Veeam has divided its channel by introducing a new paid-for accreditation that is compulsory for top-level partners, some of which claim the move penalises loyal VARs.
The virtualisation vendor recently launched its Veeam Certified Engineer (VMCE) programme, a paid-for technical badge compulsory for top-tier Platinum and Gold partners.
The accreditation – which is available to but not mandatory for lower-tier partners – involves paid-for classroom training instead of its usual free, online-only education.
The vendor insists the move enables top-level partners to optimise their investment in Veeam, but some partners claim that demanding they start paying for training unnecessarily penalises them.
One reseller, who spoke to CRN on the condition of anonymity, said the costs associated with the new VMCE are too high.
"It's not just the expense [of the exams], but it is a double whammy because it is the techies out there that make money and we're losing out on that [as well as] paying for the course," he said. "It's frustrating, shall we say.
"I've talked to a number of other resellers who feel the same – it's no reward for our loyalty over the last few years... self-sufficient partners should not be penalised. New partners needing to go through this process would be more understandable, but for people working with the product already, it seems an odd way to make money out of [us]."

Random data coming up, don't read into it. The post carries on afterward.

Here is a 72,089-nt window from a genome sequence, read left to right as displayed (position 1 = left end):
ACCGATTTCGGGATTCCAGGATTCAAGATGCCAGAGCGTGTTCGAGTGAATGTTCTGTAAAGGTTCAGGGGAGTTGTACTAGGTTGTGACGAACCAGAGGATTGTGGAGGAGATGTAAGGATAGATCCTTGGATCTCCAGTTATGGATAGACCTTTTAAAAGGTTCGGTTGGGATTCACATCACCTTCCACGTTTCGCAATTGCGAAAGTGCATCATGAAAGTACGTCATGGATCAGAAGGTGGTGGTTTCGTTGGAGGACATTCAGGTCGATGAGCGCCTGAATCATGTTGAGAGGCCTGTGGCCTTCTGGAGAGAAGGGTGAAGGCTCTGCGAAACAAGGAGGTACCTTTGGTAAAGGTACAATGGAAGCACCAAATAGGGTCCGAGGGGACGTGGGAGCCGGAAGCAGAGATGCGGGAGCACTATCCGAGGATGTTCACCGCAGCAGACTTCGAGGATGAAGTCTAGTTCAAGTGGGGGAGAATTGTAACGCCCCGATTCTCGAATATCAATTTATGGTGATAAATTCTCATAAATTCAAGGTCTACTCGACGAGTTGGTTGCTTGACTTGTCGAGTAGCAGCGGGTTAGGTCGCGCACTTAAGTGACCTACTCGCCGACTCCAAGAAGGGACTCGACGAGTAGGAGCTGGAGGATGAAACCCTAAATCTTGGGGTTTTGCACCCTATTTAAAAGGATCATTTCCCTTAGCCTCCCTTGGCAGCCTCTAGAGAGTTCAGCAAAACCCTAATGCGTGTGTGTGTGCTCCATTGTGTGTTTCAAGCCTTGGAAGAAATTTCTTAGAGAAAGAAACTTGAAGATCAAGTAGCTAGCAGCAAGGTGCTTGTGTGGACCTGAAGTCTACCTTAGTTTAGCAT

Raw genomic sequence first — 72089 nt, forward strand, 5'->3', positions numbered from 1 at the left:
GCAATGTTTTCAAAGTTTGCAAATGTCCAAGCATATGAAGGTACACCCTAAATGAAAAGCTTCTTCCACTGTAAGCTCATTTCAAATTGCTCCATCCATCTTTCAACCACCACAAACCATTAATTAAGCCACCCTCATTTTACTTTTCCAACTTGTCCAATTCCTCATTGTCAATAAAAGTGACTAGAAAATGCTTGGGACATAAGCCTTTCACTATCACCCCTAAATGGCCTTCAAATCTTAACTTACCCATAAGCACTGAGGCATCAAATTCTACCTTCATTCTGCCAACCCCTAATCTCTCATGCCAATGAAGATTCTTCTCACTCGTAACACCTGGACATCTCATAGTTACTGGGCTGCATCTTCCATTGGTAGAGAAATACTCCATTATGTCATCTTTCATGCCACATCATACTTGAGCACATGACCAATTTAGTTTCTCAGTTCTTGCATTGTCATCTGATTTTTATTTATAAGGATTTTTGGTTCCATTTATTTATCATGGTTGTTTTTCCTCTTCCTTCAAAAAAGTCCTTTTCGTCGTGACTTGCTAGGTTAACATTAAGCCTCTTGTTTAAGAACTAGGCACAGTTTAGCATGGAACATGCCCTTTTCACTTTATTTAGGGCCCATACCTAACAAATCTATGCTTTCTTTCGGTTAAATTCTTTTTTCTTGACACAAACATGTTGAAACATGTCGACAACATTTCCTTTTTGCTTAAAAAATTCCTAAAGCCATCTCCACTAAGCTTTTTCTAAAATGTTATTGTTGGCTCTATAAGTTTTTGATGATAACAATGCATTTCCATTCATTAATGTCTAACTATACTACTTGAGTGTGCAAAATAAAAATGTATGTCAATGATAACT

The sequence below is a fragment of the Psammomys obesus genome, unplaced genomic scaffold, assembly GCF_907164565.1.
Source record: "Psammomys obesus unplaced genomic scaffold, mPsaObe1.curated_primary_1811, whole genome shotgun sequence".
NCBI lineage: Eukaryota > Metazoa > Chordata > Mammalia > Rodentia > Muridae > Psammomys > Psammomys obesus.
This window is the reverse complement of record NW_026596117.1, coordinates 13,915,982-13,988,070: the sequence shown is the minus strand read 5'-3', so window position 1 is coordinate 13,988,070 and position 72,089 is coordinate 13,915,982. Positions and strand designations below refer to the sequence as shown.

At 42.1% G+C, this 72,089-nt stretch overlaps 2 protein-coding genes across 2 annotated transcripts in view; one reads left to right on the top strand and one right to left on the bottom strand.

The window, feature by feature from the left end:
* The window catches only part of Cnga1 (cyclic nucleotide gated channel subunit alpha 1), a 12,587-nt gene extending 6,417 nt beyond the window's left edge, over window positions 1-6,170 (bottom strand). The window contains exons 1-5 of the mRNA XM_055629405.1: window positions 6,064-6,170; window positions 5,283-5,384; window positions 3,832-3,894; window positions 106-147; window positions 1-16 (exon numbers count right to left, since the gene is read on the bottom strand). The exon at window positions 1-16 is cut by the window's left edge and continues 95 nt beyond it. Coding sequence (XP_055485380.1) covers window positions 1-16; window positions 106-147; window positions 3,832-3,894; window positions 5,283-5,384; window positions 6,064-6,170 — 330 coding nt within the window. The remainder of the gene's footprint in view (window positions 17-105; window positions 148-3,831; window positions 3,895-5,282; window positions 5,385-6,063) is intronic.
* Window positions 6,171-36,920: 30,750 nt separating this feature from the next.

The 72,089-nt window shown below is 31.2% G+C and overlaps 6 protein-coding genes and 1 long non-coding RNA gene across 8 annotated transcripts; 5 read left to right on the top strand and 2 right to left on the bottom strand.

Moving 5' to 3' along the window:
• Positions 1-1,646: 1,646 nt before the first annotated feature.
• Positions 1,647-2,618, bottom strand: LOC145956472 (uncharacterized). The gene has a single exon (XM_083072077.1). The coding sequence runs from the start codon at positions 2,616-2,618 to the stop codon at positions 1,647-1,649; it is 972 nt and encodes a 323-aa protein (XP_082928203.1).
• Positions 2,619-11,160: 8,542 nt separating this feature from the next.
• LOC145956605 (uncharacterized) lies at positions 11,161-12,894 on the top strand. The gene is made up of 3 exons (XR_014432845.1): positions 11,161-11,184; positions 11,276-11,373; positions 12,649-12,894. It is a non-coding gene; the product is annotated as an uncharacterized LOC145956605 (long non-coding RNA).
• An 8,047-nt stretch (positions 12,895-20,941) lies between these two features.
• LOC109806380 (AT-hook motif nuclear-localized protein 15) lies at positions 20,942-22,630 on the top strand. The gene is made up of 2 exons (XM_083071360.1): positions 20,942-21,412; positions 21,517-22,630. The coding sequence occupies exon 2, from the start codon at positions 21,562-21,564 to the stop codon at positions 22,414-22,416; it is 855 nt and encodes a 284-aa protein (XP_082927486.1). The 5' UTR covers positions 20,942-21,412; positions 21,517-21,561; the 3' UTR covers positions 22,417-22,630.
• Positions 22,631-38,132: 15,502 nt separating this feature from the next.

Other resellers claim its move to charge partners for elements of top-level accreditations reflects its efforts to trim down its partner base.
Sources speaking to CRN said Veeam is well known for having a simple sign-up process and one reseller said its "sign up everyone approach" left it unable to manage and communicate with its channel.
But Veeam denied that it is looking to reduce its channel size and said: "It is in no way Veeam's intent to trim its partner numbers."
The vendor added that the VMCE programme was competitively priced as it defended the move.
"The VMCE involves classroom training so that partners can offer high-quality professional services and optimise their investment in Veeam: giving an extra level of certification to those organisations," it said.
"VMCE is a requirement for Gold- and Platinum-level partners, who will benefit the most, but is not needed at any other level, meaning the majority of partners will be unaffected. The entire process is relatively low cost and can still be taken up [for example] by Silver-level partners looking for an extra differentiator or to reach a higher level of accreditation."
Paul Tomlinson, boss of reseller Mirus IT, said that investing in training is a good differentiator for his company and welcomed the VMCE launch.
"It's positive for us as it differentiates us against others who are just resellers," he said.
"The problem is that too many [partners] just sell instead of support the products too – you need that differentiator. Any vendor wants to boost [partner engagement] from training online to investing. The margins from Veeam are fantastic and it's worth the investment."
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